Teachers and administrators say being in professional workplaces like banks, accounting firms, law offices, and universities not only offers young people the chance to learn professional skills, but by observing smart, successful people, they have incentive to achieve. In fact, several students interviewed said the work program was the primary factor that drew them to Cristo Rey.
"I liked the opportunity to work and not just be in a school environment," says senior Mariah Gangapersad, who lives in Northwest Baltimore and will go to the prestigious Barnard College next year.
For students, many of whom come from underperforming middle schools, the transition to a professional workplace can be hard. The school eases the transition with a "boot camp" the summer before freshman year, where students learn how to shake hands and greet colleagues, among other "soft skills." "It's just to help a kid get over the hump on that first day," Swope says.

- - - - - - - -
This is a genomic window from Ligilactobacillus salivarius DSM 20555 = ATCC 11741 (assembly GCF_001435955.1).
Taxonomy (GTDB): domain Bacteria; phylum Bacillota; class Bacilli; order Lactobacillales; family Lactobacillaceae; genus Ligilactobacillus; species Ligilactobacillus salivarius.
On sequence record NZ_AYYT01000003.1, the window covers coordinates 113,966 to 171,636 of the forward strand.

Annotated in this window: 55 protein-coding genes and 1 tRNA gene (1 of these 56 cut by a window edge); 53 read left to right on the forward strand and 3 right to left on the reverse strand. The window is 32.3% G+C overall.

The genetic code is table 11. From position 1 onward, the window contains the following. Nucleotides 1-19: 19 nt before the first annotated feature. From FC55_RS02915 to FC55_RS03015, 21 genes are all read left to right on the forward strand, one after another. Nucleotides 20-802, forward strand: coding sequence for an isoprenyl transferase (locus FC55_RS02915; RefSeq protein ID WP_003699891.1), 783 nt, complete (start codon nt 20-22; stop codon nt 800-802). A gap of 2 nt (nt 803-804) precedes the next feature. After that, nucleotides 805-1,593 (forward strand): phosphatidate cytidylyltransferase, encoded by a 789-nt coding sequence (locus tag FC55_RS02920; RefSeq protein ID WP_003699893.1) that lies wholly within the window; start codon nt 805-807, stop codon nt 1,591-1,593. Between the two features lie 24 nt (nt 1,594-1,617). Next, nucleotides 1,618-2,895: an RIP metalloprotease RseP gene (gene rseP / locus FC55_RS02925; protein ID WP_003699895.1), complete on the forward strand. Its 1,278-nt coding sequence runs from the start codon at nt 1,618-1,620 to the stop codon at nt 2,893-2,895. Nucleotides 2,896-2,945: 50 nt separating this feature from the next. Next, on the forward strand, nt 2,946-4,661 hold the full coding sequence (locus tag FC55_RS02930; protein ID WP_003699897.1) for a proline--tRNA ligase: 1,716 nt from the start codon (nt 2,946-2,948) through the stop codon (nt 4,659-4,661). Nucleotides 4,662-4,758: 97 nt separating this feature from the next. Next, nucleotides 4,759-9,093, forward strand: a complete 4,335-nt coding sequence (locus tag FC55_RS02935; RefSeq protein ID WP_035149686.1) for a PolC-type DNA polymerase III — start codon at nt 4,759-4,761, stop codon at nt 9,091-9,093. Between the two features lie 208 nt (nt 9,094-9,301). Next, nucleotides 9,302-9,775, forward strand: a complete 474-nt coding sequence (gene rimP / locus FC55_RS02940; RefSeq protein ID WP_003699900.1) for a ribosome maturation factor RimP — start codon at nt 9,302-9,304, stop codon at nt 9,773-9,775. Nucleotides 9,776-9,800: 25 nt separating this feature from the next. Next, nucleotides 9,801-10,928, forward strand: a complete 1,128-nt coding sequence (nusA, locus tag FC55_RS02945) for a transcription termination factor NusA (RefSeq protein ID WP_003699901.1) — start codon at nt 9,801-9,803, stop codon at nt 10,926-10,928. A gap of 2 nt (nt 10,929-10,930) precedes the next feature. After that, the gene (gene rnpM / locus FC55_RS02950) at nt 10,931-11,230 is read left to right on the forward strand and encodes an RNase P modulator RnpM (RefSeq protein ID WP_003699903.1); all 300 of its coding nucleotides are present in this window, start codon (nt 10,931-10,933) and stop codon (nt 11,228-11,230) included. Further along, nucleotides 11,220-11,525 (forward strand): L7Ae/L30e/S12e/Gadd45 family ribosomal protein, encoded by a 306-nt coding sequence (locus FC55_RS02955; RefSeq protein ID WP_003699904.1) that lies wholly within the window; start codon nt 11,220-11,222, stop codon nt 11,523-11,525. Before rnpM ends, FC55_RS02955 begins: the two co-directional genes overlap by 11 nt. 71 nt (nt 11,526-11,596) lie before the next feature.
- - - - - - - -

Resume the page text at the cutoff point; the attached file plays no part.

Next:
On work days, the students are picked up at school at 8 a.m. and taken to their work places, then brought back in the afternoon.
"Our first year, they were all 14 years old," Swope recalls. "I watched the bus drive away, wondering what was going to happen. Is it going to be so traumatic that the kids aren't going to come back for a second day?"
In fact, most students thrived in their workplaces, and many stayed with the same employer throughout their four years.
James Townes has worked at the DLA Piper law firm for four years, doing everything from filing and answering the phones to taking courtroom notes for lawyers and participating in mock trials.
"He was making friends with our partners," says Ronney Manger, the head librarian at DLA Piper. "They took him to lunch to talk about law school and what it's like to be a lawyer—they really took him under their wing."
For Townes, the experience was invaluable, helping him understand various kinds of law—something few high-school students get to do. "I talked to each lawyer about what they do," he says. "It's been a great experience."